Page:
Art Inspired Stories


After I did the very first Art Inspired Stories Project in 2014, I had several writer friends ask me how I did it.  How did I write 11 stores in 24 hours and then have it all organized to do a live presentation at the end. I tried to explain, and some still looked at me blankly, as if I hadn't really addressed their question.

I was a Production Manager in the performing arts for many years, and figuring out the three dimensional puzzle pieces to organize a complicated project is something I am particularly good at.  It's like cooking Christmas dinner and getting everything to be done at the proper time; not all at once, but in a sequence of least resistance which makes sense and uses economy of effort towards a fabulous end result.

I suspect that the question these colleagues were really asking was a creative one, and not a logistical one.  None the less, for the benefit of those who might benefit, here is how I do it . . . in a Photo Essay!

Step #1 -  Get into your car, on to your bicycle, or on a bus . . . 

Step #2 - Arrive at the site of the Art Show.  It helps when someone friendly is there to let you in.  This is Rachel Johnson, one of the organizers of the Proctor ArtsFest Juried Art Show.  I have known her since I was elementary school aged.

Step #3 - Put your things down but, and this is important, NOT ON THE ART!

Step #4 - Walk around, look at the art, take photographs.
Here are a few pointers.  I recommend you use a camera (*giggles*).  Seriously, I use my digital Sony camera and my IPhone to shoot the art.  They have different levels of sensitivity and they provide me with back up images if I need them.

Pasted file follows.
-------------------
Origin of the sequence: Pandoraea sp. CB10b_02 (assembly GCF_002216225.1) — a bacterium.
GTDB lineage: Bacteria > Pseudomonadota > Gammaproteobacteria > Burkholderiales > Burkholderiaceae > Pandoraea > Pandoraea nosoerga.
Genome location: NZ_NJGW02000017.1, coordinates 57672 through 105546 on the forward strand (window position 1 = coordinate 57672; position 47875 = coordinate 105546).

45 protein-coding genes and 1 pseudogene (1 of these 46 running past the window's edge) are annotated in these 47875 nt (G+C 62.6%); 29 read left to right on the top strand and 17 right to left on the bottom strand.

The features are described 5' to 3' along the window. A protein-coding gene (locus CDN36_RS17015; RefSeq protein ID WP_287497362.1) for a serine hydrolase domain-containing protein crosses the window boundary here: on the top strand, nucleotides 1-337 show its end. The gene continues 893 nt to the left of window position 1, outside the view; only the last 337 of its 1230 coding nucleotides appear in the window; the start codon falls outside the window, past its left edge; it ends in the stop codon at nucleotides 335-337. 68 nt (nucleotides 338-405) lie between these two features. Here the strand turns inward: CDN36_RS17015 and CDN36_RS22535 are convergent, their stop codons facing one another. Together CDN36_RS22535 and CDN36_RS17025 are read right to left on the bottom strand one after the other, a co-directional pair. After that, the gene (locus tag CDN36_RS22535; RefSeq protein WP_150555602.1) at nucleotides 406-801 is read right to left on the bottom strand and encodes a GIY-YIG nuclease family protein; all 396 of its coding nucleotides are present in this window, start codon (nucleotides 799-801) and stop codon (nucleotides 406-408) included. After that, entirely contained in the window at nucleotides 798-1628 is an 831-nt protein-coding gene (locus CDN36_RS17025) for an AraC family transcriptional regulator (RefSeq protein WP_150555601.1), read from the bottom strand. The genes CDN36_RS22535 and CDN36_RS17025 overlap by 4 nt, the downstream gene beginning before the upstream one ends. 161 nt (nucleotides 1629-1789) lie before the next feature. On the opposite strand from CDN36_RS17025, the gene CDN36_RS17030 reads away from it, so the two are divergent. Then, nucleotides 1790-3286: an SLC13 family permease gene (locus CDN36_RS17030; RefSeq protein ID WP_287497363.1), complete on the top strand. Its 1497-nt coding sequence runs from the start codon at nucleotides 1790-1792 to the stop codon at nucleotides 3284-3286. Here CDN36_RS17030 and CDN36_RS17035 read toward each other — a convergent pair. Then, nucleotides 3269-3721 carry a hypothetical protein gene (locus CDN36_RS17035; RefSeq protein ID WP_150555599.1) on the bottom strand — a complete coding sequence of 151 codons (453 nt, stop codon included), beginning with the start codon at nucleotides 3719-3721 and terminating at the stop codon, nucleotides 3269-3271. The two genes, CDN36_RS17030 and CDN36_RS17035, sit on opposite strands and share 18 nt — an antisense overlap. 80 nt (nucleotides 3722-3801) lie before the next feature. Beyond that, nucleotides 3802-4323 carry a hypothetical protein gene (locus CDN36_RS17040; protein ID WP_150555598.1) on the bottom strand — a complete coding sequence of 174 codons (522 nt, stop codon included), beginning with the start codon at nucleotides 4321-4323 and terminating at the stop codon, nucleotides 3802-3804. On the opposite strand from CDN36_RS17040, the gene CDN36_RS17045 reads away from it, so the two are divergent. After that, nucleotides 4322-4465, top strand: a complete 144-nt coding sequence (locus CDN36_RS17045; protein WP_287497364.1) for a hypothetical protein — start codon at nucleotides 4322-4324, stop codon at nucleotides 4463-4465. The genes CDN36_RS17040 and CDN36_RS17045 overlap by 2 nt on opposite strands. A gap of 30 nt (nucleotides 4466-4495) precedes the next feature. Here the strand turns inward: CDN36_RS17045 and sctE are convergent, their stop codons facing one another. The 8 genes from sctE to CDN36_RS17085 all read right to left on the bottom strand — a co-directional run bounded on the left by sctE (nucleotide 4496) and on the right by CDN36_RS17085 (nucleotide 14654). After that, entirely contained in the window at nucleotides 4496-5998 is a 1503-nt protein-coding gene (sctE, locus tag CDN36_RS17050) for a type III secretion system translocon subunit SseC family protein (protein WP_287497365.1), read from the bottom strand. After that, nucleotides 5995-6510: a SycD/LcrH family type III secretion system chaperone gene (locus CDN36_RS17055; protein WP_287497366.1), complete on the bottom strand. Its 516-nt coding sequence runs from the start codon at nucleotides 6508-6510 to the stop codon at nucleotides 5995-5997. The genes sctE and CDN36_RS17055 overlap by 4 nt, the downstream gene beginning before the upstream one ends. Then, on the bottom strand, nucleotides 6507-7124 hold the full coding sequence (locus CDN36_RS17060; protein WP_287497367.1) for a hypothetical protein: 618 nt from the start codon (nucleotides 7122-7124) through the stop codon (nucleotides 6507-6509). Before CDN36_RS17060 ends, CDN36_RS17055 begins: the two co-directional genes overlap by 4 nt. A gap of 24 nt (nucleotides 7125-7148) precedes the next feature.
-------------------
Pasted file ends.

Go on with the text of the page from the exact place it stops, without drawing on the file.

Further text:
Here are some other things I have learned:
  • Make sure you take pictures of the tags on the art.  Even if you take notes, the photo is a good way to double check spelling and other details.
  • The artwork will never look as good in your amateur photography as it does in person.  Don't sweat it. In my work with the Proctor Juried Art Show, our goal is to use stories to give folks another reason to appreciate the visual art, and to possibly look at it in a new way. So my photos are just a guide and that's all the better they need to be.
  • Be careful of shiny finishes, and framed artwork under glass.  You WILL NOT be able to photograph them straight on.  Be happy to shoot them at a 3/4 angle, or as little as you can get away with to reduce glare in the photo.
  • The camera will pick up things your eyes do not, so check your shots and take multiple of each work so that you have options.  Give yourself enough time to go back and re-shoot specific works if you find you need clearer images.

Step #5 - Organize your notes and images.

I started by transcribing the artwork tags into a list of all the works that I had shot.  Because they were in different rooms, I organized the list into three sub-lists by room, and alphabetized by title.